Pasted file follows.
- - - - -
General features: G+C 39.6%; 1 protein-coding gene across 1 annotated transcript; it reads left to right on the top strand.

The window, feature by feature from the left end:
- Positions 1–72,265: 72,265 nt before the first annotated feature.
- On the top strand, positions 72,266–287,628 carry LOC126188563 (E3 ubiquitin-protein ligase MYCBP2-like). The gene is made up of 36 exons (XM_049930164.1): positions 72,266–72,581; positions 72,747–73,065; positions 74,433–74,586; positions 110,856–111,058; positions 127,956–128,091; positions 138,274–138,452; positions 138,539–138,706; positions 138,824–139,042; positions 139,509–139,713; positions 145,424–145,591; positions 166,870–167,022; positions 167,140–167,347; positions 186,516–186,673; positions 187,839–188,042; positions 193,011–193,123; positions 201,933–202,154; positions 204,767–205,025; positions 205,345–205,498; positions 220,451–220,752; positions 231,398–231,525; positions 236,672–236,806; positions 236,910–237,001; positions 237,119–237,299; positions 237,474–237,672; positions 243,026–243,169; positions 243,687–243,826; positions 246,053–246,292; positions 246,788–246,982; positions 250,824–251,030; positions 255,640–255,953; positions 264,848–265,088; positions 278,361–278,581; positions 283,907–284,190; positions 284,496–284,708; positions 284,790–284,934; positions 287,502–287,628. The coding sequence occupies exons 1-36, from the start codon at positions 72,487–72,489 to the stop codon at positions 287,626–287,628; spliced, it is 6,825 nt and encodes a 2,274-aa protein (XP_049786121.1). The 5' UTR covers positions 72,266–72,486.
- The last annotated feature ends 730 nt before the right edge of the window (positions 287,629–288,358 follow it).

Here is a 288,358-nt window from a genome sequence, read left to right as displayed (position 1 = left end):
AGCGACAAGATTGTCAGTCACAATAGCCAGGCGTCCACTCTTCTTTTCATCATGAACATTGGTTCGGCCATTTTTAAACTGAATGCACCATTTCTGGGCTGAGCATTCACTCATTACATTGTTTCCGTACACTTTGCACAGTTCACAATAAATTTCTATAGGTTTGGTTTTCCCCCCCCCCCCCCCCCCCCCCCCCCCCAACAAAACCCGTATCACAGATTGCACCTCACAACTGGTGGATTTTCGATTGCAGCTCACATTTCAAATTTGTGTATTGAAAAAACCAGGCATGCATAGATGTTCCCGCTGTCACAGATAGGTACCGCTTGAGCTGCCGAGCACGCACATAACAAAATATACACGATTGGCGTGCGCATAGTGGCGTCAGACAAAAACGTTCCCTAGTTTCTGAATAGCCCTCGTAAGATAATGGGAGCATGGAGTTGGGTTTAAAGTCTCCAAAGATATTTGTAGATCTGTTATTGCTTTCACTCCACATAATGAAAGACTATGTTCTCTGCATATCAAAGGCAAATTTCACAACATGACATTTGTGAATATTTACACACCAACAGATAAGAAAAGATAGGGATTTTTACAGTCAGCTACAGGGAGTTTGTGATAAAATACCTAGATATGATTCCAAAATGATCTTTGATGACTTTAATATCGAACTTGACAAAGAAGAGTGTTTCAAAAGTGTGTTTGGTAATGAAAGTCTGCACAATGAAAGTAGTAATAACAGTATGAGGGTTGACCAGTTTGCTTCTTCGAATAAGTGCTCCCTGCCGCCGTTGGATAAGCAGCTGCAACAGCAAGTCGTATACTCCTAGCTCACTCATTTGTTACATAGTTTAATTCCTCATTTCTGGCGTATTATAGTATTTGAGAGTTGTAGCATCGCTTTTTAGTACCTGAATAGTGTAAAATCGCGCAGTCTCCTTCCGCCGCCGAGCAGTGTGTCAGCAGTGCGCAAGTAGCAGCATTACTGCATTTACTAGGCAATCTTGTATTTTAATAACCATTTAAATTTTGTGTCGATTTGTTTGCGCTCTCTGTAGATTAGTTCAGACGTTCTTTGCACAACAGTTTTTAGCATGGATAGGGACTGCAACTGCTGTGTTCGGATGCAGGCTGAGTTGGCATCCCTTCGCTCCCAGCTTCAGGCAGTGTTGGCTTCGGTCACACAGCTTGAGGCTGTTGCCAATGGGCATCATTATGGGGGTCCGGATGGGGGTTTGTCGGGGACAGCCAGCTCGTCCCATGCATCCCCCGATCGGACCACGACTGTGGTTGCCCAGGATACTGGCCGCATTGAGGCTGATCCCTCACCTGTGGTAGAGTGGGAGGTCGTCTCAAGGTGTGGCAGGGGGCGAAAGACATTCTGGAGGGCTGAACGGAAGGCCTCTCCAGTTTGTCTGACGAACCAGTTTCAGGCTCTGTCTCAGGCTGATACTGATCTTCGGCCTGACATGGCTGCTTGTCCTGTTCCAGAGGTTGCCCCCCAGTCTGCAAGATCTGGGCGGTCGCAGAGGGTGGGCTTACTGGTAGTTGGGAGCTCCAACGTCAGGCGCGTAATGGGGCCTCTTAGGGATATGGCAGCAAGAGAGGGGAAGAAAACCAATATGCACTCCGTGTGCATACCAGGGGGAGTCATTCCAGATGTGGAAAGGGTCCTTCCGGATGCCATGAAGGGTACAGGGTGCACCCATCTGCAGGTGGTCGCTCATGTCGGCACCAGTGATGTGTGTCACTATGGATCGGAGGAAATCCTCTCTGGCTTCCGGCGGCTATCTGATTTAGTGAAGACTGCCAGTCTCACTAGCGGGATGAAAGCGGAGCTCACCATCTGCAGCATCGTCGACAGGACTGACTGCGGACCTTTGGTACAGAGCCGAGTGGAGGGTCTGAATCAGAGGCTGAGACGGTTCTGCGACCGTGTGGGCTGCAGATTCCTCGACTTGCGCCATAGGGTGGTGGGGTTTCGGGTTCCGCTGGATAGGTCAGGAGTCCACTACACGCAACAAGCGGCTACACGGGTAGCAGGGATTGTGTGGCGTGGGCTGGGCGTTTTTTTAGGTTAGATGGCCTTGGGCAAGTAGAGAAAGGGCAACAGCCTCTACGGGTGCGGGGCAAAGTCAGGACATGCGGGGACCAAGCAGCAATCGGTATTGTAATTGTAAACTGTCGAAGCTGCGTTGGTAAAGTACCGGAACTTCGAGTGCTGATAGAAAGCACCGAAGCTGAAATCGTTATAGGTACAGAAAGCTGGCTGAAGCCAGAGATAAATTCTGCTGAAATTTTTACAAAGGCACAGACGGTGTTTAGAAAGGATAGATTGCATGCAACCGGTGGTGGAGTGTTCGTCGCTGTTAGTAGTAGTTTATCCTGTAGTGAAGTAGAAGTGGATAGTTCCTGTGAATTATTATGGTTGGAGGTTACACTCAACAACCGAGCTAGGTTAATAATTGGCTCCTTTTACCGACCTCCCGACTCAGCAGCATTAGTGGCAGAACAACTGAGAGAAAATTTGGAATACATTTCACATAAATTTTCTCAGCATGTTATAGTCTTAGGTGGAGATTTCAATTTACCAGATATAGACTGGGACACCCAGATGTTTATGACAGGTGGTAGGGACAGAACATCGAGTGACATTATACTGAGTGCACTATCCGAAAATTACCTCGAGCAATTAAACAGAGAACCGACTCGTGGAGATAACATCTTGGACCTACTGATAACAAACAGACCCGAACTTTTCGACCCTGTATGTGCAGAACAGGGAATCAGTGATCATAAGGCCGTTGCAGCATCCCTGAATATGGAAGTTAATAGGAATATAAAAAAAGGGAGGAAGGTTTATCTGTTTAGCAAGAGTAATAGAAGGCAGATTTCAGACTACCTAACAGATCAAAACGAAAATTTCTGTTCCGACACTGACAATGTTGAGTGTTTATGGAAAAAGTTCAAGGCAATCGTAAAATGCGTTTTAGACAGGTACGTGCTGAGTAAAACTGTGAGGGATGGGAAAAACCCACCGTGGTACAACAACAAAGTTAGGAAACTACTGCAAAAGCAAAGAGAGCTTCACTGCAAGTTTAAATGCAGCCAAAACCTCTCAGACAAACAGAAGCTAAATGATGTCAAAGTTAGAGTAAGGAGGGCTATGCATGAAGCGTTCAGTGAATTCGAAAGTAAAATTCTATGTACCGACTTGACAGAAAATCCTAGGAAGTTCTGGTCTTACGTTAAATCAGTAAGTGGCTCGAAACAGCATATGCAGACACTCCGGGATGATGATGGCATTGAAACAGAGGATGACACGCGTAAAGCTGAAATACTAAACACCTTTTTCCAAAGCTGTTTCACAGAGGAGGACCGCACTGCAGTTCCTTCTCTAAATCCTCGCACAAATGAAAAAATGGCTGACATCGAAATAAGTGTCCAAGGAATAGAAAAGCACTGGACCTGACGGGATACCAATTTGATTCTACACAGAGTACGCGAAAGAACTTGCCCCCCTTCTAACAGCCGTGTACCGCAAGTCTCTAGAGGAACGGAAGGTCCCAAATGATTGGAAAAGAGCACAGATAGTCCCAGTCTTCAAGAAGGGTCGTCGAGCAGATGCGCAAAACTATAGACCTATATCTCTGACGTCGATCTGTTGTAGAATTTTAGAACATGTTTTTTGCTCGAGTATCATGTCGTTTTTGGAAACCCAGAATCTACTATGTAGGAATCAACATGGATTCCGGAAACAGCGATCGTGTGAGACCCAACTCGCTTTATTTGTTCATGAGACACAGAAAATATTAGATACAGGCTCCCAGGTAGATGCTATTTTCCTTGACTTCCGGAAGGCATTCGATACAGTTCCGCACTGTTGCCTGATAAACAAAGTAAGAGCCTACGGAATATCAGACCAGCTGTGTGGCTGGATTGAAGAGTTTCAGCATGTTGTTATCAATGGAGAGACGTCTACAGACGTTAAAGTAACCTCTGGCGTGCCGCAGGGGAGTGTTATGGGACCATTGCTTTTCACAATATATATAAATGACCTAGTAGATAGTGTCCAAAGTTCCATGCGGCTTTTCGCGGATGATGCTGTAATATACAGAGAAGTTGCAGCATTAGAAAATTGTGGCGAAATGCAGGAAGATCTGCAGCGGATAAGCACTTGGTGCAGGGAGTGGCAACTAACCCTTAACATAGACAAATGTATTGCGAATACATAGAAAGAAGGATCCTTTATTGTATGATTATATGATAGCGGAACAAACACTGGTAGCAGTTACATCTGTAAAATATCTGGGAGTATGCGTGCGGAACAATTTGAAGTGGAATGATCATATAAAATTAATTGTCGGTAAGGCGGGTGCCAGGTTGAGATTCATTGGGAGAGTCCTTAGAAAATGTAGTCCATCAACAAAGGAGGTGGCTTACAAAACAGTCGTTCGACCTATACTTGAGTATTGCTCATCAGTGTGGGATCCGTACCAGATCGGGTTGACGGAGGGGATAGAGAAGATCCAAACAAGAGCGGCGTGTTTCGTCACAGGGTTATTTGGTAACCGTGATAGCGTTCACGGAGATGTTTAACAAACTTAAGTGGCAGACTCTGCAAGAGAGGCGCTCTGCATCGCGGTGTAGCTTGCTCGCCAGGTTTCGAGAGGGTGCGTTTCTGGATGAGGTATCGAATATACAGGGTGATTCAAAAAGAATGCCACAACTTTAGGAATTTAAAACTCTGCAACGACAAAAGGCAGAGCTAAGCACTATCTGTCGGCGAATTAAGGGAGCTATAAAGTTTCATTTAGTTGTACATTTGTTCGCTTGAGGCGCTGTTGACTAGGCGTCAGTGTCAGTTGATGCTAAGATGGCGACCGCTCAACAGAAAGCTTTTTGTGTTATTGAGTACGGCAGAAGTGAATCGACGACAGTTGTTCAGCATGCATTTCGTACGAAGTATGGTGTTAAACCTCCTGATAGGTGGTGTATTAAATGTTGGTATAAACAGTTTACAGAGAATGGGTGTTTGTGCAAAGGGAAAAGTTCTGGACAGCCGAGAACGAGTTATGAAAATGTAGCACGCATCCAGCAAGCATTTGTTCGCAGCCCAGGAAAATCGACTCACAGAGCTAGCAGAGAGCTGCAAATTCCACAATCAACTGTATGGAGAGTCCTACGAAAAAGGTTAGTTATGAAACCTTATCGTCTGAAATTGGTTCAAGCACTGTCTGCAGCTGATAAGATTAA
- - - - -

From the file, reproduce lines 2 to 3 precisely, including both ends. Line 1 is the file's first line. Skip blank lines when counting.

The window, feature by feature from the left end:
- Positions 1–72,265: 72,265 nt before the first annotated feature.